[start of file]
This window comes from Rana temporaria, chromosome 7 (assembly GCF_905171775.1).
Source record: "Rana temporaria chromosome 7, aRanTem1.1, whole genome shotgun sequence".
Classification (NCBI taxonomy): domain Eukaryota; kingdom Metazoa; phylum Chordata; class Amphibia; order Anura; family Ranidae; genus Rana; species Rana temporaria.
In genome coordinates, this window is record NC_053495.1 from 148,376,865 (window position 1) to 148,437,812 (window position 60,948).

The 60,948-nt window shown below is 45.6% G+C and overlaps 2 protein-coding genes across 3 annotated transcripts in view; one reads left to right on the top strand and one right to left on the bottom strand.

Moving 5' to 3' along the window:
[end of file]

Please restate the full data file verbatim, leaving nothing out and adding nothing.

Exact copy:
This window comes from Rana temporaria, chromosome 7 (assembly GCF_905171775.1).
Source record: "Rana temporaria chromosome 7, aRanTem1.1, whole genome shotgun sequence".
Classification (NCBI taxonomy): domain Eukaryota; kingdom Metazoa; phylum Chordata; class Amphibia; order Anura; family Ranidae; genus Rana; species Rana temporaria.
In genome coordinates, this window is record NC_053495.1 from 148,376,865 (window position 1) to 148,437,812 (window position 60,948).

The 60,948-nt window shown below is 45.6% G+C and overlaps 2 protein-coding genes across 3 annotated transcripts in view; one reads left to right on the top strand and one right to left on the bottom strand.

Moving 5' to 3' along the window: